Spiller, Roger 1944- (Roger J. Spiller)
Spiller, Roger 1944- (Roger J. Spiller)
Born October 19, 1944.
Writer, military historian, combat strategist, and educator. U.S. Army Command and General Staff College, Fort Leavenworth, KS, former professor of combined arms warfare and deputy director, Combat Studies Institute, George C. Marshall Professor emeritus of military history.
"Not War but Like War": The American Intervention in Lebanon, Combat Studies Institute (Fort Leavenworth, KS), 1981.
(Editor) Dictionary of American Military Biography, three volumes, Greenwood Press (Westport, CT), 1984.
(General editor) Combined Arms in Battle since 1939, U.S. Army Command and General Staff College Press (Fort Leavenworth, KS), 1992.
(Author of introduction) Tadayoshi Sakurai, Human Bullets: A Soldier's Story of the Russo-Japanese War, translated by Masujiro Honda, edited by Alice Mabel Bacon, University of Nebraska Press (Lincoln, NE), 1999.
Sharp Corners: Urban Operations at Century's End, U.S. Army Command and General Staff College Press (Fort Leavenworth, KS), 2001.
An Instinct for War: Scenes from the Battlefields of History, Belknap Press of Harvard University Press (Cambridge, MA), 2005.
Author Roger Spiller is a military historian, combat strategist, educator. He is the George C. Marshall Professor emeritus of military history at the U.S. Army Command and General Staff College, Fort Leavenworth, Kansas. There he also served as a professor of combined arms warfare and as the deputy director of the Combat Studies Institute.
Sharp Corners: Urban Operations at Century's End, is "full of case studies of sieges that went bloodily wrong, for the attacker, the defender, the civilians in between—or for all of the above. But while recounting this grim history, Spiller holds out real hope of a more artful path to victory: instead of a blunt, frontal medieval siege, a subtle, postmodern one," commented Sydney J. Freedberg, Jr., writing in the National Journal. Spiller assesses the components of city warfare, providing military planners and tacticians with cogent observations on how to structure combat operations in urban environments. He advises that effective city warfare demands that planners know how a city is constructed, and the characteristics of the three-tiered anatomy of most cities consisting of the street level, the underground environment of sewers and subways, and the elevated level of high-rise buildings and skyscrapers. Spiller also looks at urban warfare from a historical perspective. Unfortunately for military operations specialists, Spiller notes that "cities bring out the worst in armies, and that armies bring out the worst in cities," Armor reviewer Kevin C.M. Benson reported.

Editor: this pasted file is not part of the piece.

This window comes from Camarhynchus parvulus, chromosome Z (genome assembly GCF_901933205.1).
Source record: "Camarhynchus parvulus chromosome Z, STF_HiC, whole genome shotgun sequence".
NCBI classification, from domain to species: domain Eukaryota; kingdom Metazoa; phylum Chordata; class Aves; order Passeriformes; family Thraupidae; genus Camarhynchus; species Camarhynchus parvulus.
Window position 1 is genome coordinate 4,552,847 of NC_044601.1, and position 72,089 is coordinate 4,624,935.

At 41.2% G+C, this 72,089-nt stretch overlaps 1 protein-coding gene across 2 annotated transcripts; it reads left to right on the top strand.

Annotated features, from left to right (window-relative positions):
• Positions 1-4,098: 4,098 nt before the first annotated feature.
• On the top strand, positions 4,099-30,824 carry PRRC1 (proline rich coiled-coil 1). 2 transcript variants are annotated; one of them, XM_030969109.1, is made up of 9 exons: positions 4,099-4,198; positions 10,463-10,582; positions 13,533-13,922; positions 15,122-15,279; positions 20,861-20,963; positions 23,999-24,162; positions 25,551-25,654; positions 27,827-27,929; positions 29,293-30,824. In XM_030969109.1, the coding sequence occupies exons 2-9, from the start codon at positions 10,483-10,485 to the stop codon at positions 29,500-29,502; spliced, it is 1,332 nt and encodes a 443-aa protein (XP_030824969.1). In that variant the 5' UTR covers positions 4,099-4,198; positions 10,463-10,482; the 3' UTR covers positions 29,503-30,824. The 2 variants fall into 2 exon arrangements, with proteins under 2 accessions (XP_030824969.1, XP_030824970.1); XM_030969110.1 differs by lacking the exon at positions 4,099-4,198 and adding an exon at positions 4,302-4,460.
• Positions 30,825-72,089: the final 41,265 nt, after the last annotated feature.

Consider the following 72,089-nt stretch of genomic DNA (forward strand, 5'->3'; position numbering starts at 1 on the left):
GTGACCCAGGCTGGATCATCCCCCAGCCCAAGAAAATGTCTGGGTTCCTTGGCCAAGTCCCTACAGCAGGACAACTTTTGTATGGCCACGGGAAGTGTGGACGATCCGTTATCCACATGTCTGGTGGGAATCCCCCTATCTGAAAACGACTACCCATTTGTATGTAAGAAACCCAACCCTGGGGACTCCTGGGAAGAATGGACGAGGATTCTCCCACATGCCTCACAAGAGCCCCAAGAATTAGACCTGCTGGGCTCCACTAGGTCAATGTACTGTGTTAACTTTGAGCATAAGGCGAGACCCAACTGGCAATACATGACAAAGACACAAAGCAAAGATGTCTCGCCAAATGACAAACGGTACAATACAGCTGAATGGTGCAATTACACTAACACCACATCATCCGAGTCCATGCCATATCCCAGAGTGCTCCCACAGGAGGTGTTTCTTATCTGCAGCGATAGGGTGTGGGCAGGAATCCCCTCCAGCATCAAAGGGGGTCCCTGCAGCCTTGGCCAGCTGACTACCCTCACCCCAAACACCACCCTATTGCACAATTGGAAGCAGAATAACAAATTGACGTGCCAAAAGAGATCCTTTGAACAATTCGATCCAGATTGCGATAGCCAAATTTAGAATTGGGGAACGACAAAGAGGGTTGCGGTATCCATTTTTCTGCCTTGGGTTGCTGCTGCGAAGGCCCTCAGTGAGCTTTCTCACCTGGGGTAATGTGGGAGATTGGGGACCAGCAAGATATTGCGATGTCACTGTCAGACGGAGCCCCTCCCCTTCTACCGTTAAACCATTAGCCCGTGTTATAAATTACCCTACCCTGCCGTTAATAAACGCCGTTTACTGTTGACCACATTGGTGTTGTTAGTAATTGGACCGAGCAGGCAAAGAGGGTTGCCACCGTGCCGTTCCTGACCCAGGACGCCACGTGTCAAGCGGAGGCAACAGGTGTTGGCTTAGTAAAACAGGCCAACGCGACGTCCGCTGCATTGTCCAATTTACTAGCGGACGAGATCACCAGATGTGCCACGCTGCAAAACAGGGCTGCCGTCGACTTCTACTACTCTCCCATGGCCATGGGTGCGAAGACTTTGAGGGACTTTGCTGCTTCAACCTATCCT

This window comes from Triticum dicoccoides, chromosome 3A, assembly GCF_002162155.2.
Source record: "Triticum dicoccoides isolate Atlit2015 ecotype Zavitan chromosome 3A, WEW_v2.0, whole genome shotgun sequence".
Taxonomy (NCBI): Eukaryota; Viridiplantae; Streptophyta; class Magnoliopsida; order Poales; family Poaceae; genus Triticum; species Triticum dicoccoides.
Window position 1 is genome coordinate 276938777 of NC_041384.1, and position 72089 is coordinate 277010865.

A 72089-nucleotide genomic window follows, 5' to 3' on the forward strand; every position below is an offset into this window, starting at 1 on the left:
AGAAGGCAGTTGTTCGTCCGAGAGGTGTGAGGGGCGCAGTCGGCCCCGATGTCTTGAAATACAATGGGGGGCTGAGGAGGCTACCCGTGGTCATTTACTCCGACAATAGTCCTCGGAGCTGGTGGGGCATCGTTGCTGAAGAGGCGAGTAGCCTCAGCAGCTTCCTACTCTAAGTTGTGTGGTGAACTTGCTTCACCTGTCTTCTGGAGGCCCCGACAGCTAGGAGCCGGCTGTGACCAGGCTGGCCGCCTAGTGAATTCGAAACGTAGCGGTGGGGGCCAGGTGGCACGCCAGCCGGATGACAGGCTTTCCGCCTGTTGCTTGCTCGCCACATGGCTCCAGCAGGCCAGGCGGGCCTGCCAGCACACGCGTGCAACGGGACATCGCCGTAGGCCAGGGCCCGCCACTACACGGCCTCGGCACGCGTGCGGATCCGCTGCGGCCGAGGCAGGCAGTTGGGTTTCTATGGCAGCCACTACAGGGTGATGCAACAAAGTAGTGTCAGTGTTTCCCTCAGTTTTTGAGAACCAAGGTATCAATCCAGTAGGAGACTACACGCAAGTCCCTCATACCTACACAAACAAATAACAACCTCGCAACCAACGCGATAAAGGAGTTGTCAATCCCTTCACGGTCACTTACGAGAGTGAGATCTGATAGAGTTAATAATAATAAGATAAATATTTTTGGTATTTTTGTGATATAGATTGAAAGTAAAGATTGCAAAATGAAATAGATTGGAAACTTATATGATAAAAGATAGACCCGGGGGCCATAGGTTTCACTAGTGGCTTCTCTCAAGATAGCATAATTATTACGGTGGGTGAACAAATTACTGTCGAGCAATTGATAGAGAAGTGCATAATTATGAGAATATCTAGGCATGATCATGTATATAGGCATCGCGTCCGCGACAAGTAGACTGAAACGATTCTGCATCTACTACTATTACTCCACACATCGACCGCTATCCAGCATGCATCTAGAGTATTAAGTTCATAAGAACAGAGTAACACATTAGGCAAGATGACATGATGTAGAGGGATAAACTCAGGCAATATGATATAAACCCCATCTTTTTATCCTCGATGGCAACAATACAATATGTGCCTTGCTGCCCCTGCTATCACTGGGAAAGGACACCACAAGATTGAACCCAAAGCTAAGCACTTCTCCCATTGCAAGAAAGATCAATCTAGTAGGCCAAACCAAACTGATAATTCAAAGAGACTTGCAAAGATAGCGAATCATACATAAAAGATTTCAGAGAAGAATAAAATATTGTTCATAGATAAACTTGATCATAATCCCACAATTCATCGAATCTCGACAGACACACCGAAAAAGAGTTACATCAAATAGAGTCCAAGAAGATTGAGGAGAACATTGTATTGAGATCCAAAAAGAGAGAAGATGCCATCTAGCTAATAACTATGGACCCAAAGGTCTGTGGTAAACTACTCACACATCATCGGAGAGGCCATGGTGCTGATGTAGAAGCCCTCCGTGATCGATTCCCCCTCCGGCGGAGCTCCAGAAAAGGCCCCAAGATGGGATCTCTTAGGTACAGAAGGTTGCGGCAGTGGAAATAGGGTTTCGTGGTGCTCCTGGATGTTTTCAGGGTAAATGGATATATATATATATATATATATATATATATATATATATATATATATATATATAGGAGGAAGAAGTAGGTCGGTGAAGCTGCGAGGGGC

Freedberg stressed the point that Sharp Corners "is not a detailed operational manual for urban warfare. There is no such manual for seizing an entire city." However, within the book, Spiller offers real-life tactical lessons for commanders and soldiers who find themselves facing the difficulties of urban warfare. Benson advised readers, "Get this book, study this book, think, think, and think again. The use of force cannot preclude the use of intellect; indeed, in our age, the use of force demands the use of intellect."
Spiller departs from the strictly factual framework of nonfiction military history with An Instinct for War: Scenes from the Battlefields of History, a collection of thirteen fictional pieces that explore the concept and experience of war over a time span of some 2,500 years. The collection is a "brilliantly unorthodox piece of work," a "strange, brave, and absolutely fascinating book," commented Fredric Smoler in American Heritage. All the stories in the book are "powerful, most of them are disturbing, and each contains lessons that can be subtle, multiple, and contradictory, as so many of war's lessons are," Smoler observed. Throughout each of the stories, Spiller "skillfully combines imagination and meticulous research to shrewdly engage and challenge the reader," remarked Military Review critic Andrew M. Roe. Prominent military figures from the past often appear in Spiller's tales. One story addresses Cortez's conquest of the Aztecs; another concerns Civil War general McClellan and the lessons he learned from Napoleon; yet another portrays a Japanese general caught up in an investigation in the years following World War II. In one of the collection's most striking pieces, Spiller describes a far-future war of apocalyptic power and destructive force. "Spiller's stories can be read as parables. They neither celebrate nor condemn war but raise fundamental questions faced by soldiers and civilians," remarked USA Today reviewer Bob Minzesheimer.